As I argued in an article for The Guardian last summer, many rappers haven’t been feeling the love either. Some, like Immortal Technique and dead prez, have been critical of Obama from the beginning, as has Lupe Fiasco, who became Obama’s most high-profile critic in the hip-hop community. The song that got him yanked offstage this week, “Words I Never Said,” includes the incendiary line “Gaza Strip was getting bombed / Obama didn’t say shit / That’s why I ain’t vote for him.” In subsequent interviews, he doubled down on his criticism, at one point saying, “To me, the biggest terrorist is Obama in the United States of America” and at another describing Obama as “someone who is a great speaker, but kills little children.” Not exactly the kind of guy you’d expect to tone it down at a pre-inaugural concert.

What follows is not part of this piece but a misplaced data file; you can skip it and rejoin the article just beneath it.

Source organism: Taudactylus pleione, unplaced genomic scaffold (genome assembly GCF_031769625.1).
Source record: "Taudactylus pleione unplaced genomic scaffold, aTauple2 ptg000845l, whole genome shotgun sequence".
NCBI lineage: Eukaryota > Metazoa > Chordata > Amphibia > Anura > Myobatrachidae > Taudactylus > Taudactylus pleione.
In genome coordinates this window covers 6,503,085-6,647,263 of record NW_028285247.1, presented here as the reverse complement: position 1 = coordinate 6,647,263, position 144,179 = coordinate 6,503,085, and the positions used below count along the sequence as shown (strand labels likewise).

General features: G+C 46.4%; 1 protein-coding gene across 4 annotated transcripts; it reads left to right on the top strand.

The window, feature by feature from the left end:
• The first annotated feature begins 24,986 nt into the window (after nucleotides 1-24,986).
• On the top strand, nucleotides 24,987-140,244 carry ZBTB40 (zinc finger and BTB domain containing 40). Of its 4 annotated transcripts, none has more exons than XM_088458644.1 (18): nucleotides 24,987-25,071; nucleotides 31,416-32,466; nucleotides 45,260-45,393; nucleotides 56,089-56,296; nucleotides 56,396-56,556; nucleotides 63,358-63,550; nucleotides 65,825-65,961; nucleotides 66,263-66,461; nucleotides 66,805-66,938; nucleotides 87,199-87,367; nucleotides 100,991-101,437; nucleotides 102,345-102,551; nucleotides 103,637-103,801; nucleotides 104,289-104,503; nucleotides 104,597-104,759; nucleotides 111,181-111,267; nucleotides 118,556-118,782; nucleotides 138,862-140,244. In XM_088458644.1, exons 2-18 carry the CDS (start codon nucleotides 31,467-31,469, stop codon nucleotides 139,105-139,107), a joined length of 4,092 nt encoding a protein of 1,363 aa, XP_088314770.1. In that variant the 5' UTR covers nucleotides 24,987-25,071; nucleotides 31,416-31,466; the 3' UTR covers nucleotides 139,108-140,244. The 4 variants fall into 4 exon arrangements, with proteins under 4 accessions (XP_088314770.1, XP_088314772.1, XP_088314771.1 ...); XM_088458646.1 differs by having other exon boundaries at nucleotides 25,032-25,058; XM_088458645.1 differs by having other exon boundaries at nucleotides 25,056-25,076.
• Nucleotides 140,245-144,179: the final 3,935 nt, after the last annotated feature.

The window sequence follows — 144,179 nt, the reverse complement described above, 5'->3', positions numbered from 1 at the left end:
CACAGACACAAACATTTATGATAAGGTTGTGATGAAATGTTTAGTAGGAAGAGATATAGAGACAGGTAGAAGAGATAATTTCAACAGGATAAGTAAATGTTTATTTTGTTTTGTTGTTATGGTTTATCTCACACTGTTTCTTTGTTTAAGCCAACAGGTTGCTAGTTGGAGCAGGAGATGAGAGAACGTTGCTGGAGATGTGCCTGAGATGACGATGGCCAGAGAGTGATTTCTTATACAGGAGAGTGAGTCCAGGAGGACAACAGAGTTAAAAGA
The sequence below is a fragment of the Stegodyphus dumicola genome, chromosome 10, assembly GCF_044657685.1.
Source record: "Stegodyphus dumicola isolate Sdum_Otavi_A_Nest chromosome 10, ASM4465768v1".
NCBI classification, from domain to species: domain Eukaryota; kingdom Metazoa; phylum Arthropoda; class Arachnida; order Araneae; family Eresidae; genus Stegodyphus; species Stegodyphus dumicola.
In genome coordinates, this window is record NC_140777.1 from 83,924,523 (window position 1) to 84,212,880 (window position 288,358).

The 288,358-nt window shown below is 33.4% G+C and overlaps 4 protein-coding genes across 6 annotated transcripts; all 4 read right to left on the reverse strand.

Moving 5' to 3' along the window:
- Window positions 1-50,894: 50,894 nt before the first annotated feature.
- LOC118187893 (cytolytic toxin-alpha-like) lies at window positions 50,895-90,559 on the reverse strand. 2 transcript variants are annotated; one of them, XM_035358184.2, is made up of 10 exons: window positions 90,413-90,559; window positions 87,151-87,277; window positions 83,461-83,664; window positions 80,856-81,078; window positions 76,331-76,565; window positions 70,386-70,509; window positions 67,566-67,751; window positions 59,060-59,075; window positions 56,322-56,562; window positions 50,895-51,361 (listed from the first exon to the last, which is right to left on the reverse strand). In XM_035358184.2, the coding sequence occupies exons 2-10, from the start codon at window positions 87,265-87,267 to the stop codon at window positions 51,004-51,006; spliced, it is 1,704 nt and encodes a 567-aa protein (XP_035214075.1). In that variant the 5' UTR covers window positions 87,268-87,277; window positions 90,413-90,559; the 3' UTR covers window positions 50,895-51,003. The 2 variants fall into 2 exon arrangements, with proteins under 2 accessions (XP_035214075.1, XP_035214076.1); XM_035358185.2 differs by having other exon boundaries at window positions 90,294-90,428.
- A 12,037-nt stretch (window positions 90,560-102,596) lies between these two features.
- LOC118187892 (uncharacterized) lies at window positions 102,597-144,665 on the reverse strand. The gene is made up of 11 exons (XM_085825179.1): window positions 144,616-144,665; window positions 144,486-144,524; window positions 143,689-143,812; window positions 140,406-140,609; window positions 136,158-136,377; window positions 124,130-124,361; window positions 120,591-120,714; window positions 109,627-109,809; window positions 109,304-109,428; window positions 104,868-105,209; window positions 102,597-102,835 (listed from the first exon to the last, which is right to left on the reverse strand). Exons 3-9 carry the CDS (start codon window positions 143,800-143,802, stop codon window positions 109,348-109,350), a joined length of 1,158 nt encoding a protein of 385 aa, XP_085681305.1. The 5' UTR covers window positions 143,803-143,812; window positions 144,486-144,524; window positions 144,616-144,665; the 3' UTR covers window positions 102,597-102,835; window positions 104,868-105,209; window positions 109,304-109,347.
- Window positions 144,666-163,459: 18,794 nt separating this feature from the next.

Other rappers have been far more ambivalent in their support. Speech, of Arrested Development, supported Obama in 2008, but came out for Ron Paul in 2011, saying he’d become disillusioned with Obama. But then, as the election approached, Speech hopped back on the bandwagon, taking to social media in support of the president and encouraging others to vote for him. Killer Mike came out in support of Obama in 2008, but on R.A.P. Music, one of the best albums of 2012, he went on the attack. On the song “Reagan,” he characterizes Obama as “just another talking head telling lies on teleprompters” and goes on to compare his foreign policy to the Gipper’s. Yet, even as that song was raising eyebrows across the country, Mike was insisting in interviews that he wanted Obama to win reelection, going so far as to claim that black voters would sell out their race if they didn’t support him in 2012: “If you don’t vote for Obama this time you’re a fuckin’ race traitor,” he said.